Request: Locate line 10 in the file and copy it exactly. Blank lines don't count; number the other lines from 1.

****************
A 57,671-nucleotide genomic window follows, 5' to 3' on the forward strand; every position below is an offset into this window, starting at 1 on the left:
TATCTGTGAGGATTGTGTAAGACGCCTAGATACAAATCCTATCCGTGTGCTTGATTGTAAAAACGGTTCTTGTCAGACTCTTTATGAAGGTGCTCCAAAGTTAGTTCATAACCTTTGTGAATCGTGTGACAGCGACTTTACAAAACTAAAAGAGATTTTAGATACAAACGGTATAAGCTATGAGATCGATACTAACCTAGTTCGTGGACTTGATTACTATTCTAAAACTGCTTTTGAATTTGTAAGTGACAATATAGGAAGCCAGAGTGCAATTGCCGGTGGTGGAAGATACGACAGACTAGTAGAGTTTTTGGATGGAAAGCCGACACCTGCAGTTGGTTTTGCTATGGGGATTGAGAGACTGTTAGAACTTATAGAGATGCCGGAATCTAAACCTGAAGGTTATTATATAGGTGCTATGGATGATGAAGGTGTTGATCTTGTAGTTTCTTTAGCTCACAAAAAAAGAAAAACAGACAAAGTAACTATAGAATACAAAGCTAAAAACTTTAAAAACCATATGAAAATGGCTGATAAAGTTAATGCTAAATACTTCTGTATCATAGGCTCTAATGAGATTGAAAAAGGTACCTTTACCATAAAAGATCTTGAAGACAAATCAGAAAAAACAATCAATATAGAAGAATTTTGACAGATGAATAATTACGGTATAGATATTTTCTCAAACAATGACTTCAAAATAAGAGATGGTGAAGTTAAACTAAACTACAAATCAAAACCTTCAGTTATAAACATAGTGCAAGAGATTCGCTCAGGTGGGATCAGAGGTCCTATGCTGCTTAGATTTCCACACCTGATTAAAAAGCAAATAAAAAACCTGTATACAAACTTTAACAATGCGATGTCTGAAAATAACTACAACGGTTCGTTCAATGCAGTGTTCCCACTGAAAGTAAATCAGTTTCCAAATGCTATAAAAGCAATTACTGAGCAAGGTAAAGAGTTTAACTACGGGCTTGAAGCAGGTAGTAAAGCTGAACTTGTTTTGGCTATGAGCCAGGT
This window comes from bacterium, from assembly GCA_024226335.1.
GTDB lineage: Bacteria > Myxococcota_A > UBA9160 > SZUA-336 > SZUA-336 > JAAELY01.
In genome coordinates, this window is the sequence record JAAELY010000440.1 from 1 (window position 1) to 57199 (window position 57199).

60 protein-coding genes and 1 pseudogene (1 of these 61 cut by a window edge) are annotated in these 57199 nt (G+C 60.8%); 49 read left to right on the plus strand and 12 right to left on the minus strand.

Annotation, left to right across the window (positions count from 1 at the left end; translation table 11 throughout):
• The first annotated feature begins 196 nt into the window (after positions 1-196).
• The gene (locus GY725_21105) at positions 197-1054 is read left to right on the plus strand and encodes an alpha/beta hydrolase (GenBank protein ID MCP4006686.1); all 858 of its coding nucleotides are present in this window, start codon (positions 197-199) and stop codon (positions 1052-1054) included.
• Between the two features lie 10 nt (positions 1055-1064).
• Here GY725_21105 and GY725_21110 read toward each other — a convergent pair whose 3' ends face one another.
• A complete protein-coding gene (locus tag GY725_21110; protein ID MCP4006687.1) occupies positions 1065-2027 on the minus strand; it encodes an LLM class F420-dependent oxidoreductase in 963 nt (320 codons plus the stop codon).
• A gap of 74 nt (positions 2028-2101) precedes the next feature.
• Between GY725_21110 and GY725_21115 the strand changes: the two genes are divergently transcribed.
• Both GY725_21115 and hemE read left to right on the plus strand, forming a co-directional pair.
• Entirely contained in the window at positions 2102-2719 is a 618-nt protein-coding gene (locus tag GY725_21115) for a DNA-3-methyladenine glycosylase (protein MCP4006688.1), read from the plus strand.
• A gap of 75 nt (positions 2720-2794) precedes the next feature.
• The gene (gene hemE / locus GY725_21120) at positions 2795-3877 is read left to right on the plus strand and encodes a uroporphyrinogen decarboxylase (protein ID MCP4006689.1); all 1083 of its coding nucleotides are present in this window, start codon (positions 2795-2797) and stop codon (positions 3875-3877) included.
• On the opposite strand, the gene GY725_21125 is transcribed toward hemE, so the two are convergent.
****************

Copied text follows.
• Between the two features lie 10 nt (positions 1055-1064).